Malaysia’s Independence Day, known as Hari Merdeka, is very festive occasion. There are smiling faces everywhere, as Malaysians from all backgrounds, races and religions come together to celebrate with parades, cultural events and fireworks.
Malaysians celebrate this historic event to mark the occasion of achieving independence from Britain in 1957 with much fervour. The word ‘Merdeka’, meaning “’independence’ or ‘freedom’ in Bahasa is derived from the Sanskrit ‘Maharddhika’ which means ‘rich, prosperous and powerful’. ‘Merdeka’ was a much used word in the region during the anti-colonialist and pro-independence movements in Malaysia, Indonesia and Singapore.
In agreement with the concept of 1 Malaysia, designed by the Prime Minister, Dato’ Seri Najib Tun Razak, Merdeka celebrations is matched to a different theme every year. These themes have a customised slogan and a special song slogan that is oriented toward unity as Malaysia has a large mix of Malay, Indian, and Chinese cultures with different ideologies and religions.
A historical perspective of the Malaysian Independence Day
The first Prime Minister of Malaysia, Tunku Abdul Rahman Putra Al-Haj initiated the effort for independence and together, with a delegation of ministers and political leaders of Malaya, he negotiated with the British officials in London for independence. On realising that the Communist threat posed during the Malayan Emergency had decreased, it was decided to grant Malaya independence from the British rule on 8 February 1956. The official declaration was held a year after for administrative and logical purposes like preparing the Malayan Constitution and the administration of justice.
The ceremony took place just past midnight on 31 August 1957, where the Malayan Flag was raised and national anthem Negaraku was sung. Tunku Abdul Rahman called out “Merdeka” seven times at the Merdeka Square called the Dataran Merdeka.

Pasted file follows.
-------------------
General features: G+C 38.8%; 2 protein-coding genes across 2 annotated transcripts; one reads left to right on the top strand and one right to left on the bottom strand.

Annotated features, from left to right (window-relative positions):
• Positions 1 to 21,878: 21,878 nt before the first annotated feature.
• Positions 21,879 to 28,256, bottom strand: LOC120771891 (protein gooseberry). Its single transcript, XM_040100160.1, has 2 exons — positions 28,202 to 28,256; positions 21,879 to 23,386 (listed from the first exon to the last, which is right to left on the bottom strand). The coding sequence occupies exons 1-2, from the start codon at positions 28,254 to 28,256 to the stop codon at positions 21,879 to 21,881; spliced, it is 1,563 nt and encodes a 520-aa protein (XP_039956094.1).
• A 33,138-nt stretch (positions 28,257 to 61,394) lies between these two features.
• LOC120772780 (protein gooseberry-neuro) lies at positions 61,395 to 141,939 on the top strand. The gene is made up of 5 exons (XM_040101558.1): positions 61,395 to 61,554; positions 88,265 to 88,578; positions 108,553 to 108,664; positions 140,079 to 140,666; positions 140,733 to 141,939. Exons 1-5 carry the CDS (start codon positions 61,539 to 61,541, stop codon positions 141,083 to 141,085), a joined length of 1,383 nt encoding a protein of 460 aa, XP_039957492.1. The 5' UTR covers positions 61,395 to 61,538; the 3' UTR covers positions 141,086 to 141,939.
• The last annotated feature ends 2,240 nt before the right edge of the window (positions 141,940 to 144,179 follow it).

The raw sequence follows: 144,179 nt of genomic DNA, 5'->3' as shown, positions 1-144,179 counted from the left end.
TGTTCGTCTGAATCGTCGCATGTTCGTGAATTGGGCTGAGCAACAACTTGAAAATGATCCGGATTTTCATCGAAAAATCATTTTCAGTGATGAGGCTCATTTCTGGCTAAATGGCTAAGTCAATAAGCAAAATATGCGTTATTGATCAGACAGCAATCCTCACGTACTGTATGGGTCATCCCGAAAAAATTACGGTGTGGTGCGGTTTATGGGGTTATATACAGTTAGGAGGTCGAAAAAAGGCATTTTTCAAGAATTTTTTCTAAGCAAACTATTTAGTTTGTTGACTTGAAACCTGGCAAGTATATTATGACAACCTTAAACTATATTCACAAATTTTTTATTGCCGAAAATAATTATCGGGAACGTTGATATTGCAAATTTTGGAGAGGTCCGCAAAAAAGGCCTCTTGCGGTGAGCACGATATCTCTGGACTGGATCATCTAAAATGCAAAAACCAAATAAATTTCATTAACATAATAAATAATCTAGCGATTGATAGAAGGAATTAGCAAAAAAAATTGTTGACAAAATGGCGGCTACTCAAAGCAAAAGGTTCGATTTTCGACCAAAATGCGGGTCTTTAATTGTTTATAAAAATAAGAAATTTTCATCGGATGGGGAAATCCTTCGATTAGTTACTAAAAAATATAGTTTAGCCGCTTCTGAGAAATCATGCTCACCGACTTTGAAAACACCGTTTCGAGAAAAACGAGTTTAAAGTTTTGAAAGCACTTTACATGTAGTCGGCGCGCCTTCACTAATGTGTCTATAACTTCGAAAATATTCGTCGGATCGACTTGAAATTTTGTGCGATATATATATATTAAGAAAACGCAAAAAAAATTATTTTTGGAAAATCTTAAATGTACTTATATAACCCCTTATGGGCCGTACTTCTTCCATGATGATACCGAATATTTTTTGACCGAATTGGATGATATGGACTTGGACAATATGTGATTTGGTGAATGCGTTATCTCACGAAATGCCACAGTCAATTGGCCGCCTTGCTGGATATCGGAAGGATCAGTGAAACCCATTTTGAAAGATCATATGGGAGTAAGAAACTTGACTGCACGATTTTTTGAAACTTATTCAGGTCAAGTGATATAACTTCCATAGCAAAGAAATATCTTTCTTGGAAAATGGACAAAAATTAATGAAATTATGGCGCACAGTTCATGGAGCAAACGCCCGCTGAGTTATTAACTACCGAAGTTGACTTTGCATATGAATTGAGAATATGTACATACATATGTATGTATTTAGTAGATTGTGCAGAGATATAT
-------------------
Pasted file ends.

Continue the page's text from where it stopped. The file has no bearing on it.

Malaysia of the present day came into existence on September 16, 1963 when there was an official joining of the Malaysia Federation of States that included Sabah, Sarawak and Singapore.
Traditions come alive year after year
Every year, Malaysians and tourists gather at the Dataran Merdeka in the capital Kuala Lumpur to celebrate their independence day and to witness the country’s glorious celebrations.
The Dataran Merdeka is decorated with an impressive row of Malaysian flags called Jalur Gemilang with one flag flying on one of the tallest flag poles in the world at 95 meters off the ground.
The Merdeka Day Parade is a much-awaited event, one of the most colourful events that are celebrated annually. People look forward to the vivid cultural dance performances, open air concerts, carnivals and sports festivals.
The Malaysian Royal Family, Prime Minister, military personnel and government officials participate in this colourful and fascinating parade, and pay homage to those who sacrificed their lives in the fight for the country’s independence. They watch over the events from a stage which is set in front of the Sultan Abdul Samad Building and performing troops and marching squads march past the stage to show their respect.
Sultan Abdul Samad Building was built in 1896 by the British A.C. Norman to accommodate the British government administration. It was built in the Moorish style, reflecting the Islamic culture yet with a touch of British architecture that suitably reflects the history of Malaysia. Its 41-meter tower chimed for the first time to correspond with Queen Victoria’s Jubilee Parade in 1897 and has chimed since. The clock has chimed every year at 12 midnight to mark the Malaysia’s independence celebration.
The skies are filled by a majestic display of aircraft by the Malaysian Army, Navy and the Air Force, all saluting to the nation’s commemoration of independence. Military helicopters follow the aircraft carrying the Malaysian national flag, the military flags of the Armed Forces and its three units as well as the flags of Malaysia’s 13 states and three federal territories.
The most anticipated event of Merdeka Day Parade is the vibrant performances of young dancers dressed in kaleidoscopic costumes, jewellery and make up. The programme also includes many drill displays and instrumental performances of the Malaysian ethnic percussion band and the civil and military marching squads.
Similar parades are held in different states of Malaysia. Throughout August, Malaysians display their patriotism towards the country by raising the Malaysian flag wherever possible—along the streets, homes, schools, office premises and also vehicles. It is a common sight to see cars decked up with unique designs, stickers and cut outs of the Jalur Gemilang, as they blast patriotic songs and drive down the streets.
Cities and towns around Malaysia are decorated with fairy lights and make a very pretty picture. Several exhibitions and competitions are also staged in Kuala Lumpur. Being a multi-cultural society, Malaysian government works on strongly emphasising ethnic harmony and Independence Day celebrations serve to remind the citizens of this goal and helps to promote national unity and goodwill.